Sunday, October 15, 2017

Techno-Horror Movies

Today's episode of Sounds of Cinema continued the month-long Halloween theme with a look at techno-horror movies. We tend to expect that technology will inherently improve our lives and bring about a better world. Of course, things don't always work out that way. Technology is only as good as the people using it and technological breakthroughs have the ability to reshape our lives for the worse. Here is a recap of the movies discussed on the show as well as some additional titles.

Altered States (1980)
Dir. Ken Russell

Directed by Ken Russell and written by Paddy Chayefsky, Altered States was an ambitious reworking of The Strange Case of Dr. Jekyll and Mr. Hyde. In this film a scientist conducts experiments that plumb the depths of the unconscious mind and awaken primal instincts. As the experiments continue, the scientist regresses to a state of primitive man. Altered States is a mix of thoughtful science fiction and monster movie shlock that is very effective. Its premise could very easily have become silly but the performances are credible and the tone is managed well enough to keep the movie from flying off the rails.

Creature (1998)
Dir. Stuart Gillard

Novelist Peter Benchley recycled the formula he had pioneered so successful in Jaws in two other books: Beast and White Shark. The latter was about a genetically engineered shark-man that terrorizes a seaside community. White Shark was adapted into a television miniseries first broadcast on ABC in 1998. The story was significantly reworked for the miniseries and it was retitled Creature.

Deadly Friend (1986)
Dir. Wes Craven

Wes Craven had an up and down career, with horror classics like A Nightmare on Elm Street and The Hills Have Eyes offset by a few really terrible movies. But even Craven’s blunders were interesting, especially 1986’s Deadly Friend. A teenage boy loses his girlfriend in an accident and brings her back to life with robotic implants that turn her into a monster. Allegedly, Deadly Friend was written and shot to be a PG-rated thriller but Warner Bros. executives demanded changes in post-production that turned the movie into an R-rated horror picture.

Demon Seed (1977)
Dir. Donald Cammell

Demon Seed is based on the novel by Dean Koontz. Scientists create a supercomputer that has achieved consciousness and the computer infiltrates the home of the lead scientist and turns the automated conveniences of the house against the wife, played by Julie Christie. The wife is then held hostage in her own home. This isn’t a great movie but it is daring and ahead of its time. In the age of Apple’s Siri and Amazon’s Alexa, the core idea of Demon Seed doesn’t seem that farfetched and the movie visualizes the way our electronics and consumer goods control our lives.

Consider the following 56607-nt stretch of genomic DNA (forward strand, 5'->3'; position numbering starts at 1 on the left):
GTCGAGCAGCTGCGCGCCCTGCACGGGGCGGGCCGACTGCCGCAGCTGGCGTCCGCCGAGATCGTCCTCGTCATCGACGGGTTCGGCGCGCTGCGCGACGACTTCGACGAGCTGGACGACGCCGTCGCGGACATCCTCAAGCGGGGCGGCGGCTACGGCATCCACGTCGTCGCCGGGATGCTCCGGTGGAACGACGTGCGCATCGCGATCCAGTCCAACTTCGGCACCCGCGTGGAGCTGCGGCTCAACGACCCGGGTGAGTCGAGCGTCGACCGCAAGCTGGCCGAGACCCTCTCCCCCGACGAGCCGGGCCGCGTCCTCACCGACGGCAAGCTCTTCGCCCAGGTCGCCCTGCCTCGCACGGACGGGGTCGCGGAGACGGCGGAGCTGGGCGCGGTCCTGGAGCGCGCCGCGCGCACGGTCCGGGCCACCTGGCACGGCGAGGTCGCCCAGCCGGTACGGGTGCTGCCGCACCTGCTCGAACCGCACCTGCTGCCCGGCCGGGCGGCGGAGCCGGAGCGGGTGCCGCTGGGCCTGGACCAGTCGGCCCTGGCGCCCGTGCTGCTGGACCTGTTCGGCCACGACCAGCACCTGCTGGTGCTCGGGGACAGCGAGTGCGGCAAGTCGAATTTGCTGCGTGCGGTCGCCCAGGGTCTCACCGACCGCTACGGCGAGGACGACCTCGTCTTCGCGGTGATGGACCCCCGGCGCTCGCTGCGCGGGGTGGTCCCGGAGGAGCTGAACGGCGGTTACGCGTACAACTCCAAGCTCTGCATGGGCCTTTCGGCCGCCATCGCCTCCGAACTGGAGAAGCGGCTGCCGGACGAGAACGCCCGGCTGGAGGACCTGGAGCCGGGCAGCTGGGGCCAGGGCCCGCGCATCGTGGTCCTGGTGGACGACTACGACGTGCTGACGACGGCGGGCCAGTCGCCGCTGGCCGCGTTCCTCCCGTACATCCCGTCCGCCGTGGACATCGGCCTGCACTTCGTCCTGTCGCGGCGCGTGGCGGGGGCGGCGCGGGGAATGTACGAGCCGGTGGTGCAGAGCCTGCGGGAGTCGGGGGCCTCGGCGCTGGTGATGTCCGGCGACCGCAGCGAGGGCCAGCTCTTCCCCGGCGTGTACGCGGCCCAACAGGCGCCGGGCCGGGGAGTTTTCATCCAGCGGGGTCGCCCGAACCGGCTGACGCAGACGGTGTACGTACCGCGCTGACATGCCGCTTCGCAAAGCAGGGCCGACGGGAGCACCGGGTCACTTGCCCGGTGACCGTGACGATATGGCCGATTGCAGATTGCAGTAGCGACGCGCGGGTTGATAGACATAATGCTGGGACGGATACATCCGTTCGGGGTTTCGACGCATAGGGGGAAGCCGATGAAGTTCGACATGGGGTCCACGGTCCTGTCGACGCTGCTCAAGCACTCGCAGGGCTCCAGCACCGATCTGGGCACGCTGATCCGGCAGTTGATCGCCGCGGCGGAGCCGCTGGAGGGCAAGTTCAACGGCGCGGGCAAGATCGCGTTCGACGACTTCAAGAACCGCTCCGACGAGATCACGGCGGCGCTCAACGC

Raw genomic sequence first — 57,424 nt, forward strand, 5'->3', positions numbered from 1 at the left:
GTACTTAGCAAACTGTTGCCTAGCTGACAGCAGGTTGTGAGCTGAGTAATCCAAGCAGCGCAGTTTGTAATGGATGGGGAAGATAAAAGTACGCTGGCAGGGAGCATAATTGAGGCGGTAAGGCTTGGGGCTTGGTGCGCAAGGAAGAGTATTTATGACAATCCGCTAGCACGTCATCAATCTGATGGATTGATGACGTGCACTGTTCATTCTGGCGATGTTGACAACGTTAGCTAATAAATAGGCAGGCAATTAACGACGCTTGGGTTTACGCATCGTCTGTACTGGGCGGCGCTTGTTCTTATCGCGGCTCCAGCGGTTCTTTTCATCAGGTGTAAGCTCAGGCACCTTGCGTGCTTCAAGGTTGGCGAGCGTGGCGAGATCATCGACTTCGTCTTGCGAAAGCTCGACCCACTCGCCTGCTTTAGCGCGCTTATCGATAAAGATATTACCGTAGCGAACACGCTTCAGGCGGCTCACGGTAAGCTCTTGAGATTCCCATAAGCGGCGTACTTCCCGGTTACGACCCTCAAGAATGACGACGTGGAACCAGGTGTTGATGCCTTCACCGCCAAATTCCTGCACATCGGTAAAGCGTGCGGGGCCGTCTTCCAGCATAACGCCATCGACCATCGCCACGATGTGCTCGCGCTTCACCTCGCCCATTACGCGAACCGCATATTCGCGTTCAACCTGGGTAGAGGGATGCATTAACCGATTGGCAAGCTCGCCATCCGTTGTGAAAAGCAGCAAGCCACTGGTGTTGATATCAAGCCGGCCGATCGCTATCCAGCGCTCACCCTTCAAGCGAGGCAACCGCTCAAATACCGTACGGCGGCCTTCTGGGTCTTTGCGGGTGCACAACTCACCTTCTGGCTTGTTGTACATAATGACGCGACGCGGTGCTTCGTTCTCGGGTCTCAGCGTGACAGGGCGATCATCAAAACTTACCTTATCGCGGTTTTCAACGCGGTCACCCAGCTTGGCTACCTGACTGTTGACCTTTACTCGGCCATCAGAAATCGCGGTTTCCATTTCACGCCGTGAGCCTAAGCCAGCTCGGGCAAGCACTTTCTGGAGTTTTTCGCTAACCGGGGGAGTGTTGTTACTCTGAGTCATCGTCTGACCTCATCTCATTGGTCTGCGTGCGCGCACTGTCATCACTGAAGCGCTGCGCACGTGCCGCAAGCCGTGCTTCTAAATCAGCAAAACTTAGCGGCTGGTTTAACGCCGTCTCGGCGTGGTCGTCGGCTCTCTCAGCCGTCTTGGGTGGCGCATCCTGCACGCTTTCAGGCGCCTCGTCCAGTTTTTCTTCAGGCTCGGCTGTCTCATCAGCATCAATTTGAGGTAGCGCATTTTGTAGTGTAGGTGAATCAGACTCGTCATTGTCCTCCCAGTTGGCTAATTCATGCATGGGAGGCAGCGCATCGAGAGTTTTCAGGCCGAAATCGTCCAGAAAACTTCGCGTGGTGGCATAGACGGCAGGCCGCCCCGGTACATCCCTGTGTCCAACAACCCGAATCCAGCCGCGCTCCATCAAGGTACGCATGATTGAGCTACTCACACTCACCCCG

Mary Shelley's Frankenstein (1994)
Dir. Kenneth Branagh

One of the most frequently adapted horror stories is Mary Shelley’s novel Frankenstein, which has been in print since its publication in 1831. Frankenstein is the story of a scientist who stiches together a man out of body parts harvested from corpses and is then haunted by his creation. Most versions of Frankenstein have only passing resemblance to Shelley’s novel but Kenneth Branagh’s 1994 adaptation was very close to the source material and it is one of the better adaptations of the book.

The Island of Dr. Moreau

H.G. Wells’ novel The Island of Dr. Moreau was the story of a scientist who attempts to create new breeds of humanoid creatures through vivisection. The novel is a commentary on the bestial nature of humanity and the fragility of civilization and it is one of Wells’ most popular works. The Island of Dr. Moreau has been adapted to the screen several times. The best regarded version was 1932’s The Island of Lost Souls, starring Charles Laughton, Richard Arlen, and Bela Lugosi. Also notable was the 1996 version starring Marlon Brando, David Thewlis, and Val Kilmer. The production was disastrous and so was the film and the making of it was recently recounted in the documentary Lost Soul: The Doomed Journey of Richard Stanley's Island of Dr. Moreau.

Jurassic Park (1993)
Dir. Steven Spielberg